Rain and cold were plaguing Ohio farmers as April neared its end, and corn seed is better off in the bag right now than in the ground, said Gail Lierer. With her husband, Dave, she farms 550 acres in Butler County. Lierer also has a crop insurance business.
“We don’t have any corn planting done,” she said. “I don’t want to put that kind of money in the ground when we have such cold weather. We planted April 23 last year. Then we got rained out and waited about two or three weeks to get back in the field.
“We finished in early May. The later corn did better, so that is why we’re not in a rush; it is better to have it a little warmer.”
The Lierers don’t raise wheat but farmers she had talked with told her this looked to be one of better wheat crops.
“They’re very happy with how they got on the field, how they got the urea and nitrogen on in a timely manner and the wheat really looks good,” Lierer said.
The NASS report for the week ending April 21 goes along with her assessment. Only 1 percent of the state’s corn crop is planted, compared to 31 percent last year and 12 percent for the five-year average.
The report rated 60 percent of the winter wheat crop as good and 12 percent as excellent. The rain has been beneficial for the wheat, which is in a rapid growth phase, and overall the crop looked good.
Oats planted is 39 percent complete, compared to 77 percent last year and 47 percent for the five-year average. Oats were 12 percent emerged; that percentage was 34 percent last year and 15 for the five-year average.
The report stated that rain kept farmers out of the field for all but two days, particularly in the northern and western parts of the state where heavy rains and flooding occurred.
By Celeste Baumgartner
Wet conditions in Iowa during the week ending April 21 continued to limit fieldwork, with snow reported in northern Iowa, while precipitation was mostly rain in southern Iowa.
“Nearly the entire state continued to receive needed moisture this past week,” said Iowa Agriculture Secretary Bill Northey, “but the cool, wet weather prevented pretty much all fieldwork in the state. Farmers are starting to get anxious to get in the field, but if we do get some warm dry weather, there is still time to get crops planted in a timely manner.”
The April 22 Iowa Crop & Weather report said oat planting was 22 percent complete, although far behind last year’s 93 percent and the five-year average of 68 percent.
Jeff Blauwet, an agronomist with Farmers Elevator Co-op in Doon, advised farmers not to “jump the gun” in planting “until it is fit and the soil temperature is 50 degrees and the forecast will keep it there.
“We can’t afford a pile of replant acres this year,” he said.
“There is ample data out there where we really aren’t losing much yield potential historically on corn as long as it is planted by May 5-10.”
Clarke McGrath, Iowa State University field agronomist, said, “Our ‘optimum’ planting window is here, and we aren’t that far from seeing yield losses based on later planting. So, when guys get into the field, it will be like the two-minute offense in football,” he said.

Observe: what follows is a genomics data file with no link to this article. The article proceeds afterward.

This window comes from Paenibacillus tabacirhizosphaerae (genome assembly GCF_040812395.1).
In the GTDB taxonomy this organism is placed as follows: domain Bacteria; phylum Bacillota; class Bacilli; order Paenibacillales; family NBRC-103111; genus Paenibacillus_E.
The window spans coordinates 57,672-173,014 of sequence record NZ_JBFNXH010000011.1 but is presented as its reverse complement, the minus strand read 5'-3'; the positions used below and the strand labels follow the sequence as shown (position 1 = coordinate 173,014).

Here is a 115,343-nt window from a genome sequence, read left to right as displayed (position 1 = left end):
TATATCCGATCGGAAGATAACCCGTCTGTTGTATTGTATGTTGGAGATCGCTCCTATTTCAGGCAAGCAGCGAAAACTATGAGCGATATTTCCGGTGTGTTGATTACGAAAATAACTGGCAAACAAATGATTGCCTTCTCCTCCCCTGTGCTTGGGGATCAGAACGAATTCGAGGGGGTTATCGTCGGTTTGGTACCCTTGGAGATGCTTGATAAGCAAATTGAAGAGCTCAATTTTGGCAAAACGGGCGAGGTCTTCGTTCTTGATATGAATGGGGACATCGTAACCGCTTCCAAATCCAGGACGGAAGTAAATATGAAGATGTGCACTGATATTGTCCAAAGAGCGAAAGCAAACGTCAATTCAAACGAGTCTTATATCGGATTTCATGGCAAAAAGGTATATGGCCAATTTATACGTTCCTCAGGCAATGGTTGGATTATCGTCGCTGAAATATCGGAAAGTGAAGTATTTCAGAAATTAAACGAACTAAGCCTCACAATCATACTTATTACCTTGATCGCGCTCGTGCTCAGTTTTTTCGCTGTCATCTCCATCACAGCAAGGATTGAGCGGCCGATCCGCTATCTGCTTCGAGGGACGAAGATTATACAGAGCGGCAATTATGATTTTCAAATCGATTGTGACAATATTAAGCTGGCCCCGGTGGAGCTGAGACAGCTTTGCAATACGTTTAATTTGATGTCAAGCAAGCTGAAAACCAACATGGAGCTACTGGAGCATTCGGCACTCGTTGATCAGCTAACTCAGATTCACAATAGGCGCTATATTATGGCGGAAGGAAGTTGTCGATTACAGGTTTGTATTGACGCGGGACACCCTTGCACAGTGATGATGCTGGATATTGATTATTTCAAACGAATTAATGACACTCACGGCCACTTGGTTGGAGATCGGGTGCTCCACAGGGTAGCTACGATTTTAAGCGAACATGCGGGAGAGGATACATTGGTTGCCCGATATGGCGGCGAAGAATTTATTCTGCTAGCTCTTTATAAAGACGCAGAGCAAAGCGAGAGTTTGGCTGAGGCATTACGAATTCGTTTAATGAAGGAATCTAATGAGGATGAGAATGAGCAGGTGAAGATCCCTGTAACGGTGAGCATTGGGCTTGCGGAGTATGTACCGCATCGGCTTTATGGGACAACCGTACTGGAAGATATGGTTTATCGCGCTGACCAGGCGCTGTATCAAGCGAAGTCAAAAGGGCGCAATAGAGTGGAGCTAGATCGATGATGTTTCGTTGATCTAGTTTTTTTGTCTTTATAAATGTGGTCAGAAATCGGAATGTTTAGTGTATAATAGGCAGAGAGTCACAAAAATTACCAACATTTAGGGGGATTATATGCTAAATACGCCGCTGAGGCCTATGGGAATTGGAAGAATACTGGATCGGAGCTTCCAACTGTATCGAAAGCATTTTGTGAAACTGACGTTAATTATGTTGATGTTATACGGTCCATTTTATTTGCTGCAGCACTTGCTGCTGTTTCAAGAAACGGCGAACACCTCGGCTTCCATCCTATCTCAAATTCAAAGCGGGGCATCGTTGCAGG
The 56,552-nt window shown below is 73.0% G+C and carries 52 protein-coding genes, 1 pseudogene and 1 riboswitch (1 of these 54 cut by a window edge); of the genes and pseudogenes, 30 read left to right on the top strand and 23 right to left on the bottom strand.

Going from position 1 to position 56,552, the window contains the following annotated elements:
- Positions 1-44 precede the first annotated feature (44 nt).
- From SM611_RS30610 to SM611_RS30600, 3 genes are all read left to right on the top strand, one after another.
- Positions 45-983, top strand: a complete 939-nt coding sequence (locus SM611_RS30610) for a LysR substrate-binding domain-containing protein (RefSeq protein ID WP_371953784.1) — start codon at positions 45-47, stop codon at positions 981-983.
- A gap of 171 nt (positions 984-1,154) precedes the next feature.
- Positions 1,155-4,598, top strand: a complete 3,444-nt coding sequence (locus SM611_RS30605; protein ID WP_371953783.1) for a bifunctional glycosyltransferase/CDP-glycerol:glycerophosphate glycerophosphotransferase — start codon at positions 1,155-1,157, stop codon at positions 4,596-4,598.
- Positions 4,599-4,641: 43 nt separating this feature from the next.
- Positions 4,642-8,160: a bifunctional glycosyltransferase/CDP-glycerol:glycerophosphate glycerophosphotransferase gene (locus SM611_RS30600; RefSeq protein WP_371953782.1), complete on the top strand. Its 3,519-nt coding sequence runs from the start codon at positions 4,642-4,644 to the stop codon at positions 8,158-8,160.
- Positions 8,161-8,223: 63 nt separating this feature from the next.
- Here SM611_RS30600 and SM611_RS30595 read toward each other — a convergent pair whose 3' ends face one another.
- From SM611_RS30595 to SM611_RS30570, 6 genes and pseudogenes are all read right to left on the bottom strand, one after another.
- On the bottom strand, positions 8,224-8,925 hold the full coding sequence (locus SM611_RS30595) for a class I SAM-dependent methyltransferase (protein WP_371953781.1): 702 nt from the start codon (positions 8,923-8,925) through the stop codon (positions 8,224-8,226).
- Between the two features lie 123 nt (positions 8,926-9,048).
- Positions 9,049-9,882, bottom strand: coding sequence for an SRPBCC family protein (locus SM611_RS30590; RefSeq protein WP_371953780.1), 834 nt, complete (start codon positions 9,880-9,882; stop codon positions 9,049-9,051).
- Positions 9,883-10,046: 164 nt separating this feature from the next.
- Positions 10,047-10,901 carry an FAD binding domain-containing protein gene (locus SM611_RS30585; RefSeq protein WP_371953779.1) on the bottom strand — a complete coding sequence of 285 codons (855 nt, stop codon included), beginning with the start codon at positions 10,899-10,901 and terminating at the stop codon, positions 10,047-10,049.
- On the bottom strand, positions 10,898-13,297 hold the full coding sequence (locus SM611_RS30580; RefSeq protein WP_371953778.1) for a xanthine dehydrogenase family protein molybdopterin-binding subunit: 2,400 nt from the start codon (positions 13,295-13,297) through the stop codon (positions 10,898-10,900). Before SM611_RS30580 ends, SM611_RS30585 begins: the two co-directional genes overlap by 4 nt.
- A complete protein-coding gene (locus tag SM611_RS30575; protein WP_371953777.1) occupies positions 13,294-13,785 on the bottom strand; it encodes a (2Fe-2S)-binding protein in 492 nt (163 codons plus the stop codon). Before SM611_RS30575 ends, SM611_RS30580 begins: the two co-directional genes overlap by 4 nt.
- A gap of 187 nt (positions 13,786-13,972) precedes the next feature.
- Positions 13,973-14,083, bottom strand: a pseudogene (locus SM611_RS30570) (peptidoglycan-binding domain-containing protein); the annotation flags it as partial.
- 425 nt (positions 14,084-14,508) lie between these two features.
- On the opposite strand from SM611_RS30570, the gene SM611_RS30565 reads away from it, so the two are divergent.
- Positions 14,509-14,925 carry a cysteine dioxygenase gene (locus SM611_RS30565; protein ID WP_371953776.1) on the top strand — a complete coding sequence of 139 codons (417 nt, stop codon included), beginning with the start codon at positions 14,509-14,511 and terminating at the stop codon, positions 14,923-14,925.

“Things will be moving fast, and everyone on the team – growers, seed suppliers, fertilizer dealers, custom applicators, field workers, agronomists – will have to coordinate and do things nearly perfectly to get this crop in by the end of the first week of May or so.”
By Doug Schmitz
Compared to last year at this time, Kentucky farmers have fallen well behind in planting – but 2012 was not a good year by which to gauge anything. The usual early warm conditions gave producers the opportunity to get crops, especially corn, out early, only to be stricken with the worst drought conditions seen in decades.
Corn planting in Kentucky was reported to be only 15 percent complete as of the April 22 NASS Kentucky field office report. That is way off the 73 percent mark hit by farmers last year and off the five-year average of 32 percent.
Wet weather has kept fields too moist to plant. Precipitation averaged 1.64 inches statewide, 0.66 inch above normal, according to the NASS report.
Topsoil moisture was rated 2 percent short, 71 percent adequate and 27 percent surplus. Subsoil moisture was rated 1 percent very short, 4 percent short, 79 percent adequate and 16 percent surplus; days suitable for fieldwork averaged 3.9 out of a possible seven, according to NASS.
Chad Lee, a grain crops specialist at the University of Kentucky College of Agriculture said farmers should be patient and let fields dry before trying to plant.
The state’s winter wheat crop looks to be in good shape. The NASS report noted the crop was rated as 1 percent very poor, 2 percent poor, 12 percent fair, 60 percent good and 25 percent excellent.
Seeded tobacco transplants were also reported to be in good condition, with 1 percent poor, 21 percent fair, 64 percent good and 14 percent excellent.
Pasture conditions have rebounded from last year’s massive drought. The latest NASS report listed conditions as being only 2 percent very poor, 9 percent poor, 33 percent fair, 48 percent good and 8 percent excellent. The state’s first projected cutting of alfalfa is May 8.
For strawberry producers, the crop was rated as being 1 percent very poor, 6 percent poor, 31 percent fair, 55 percent good and 7 percent excellent.
By Tim Thornberry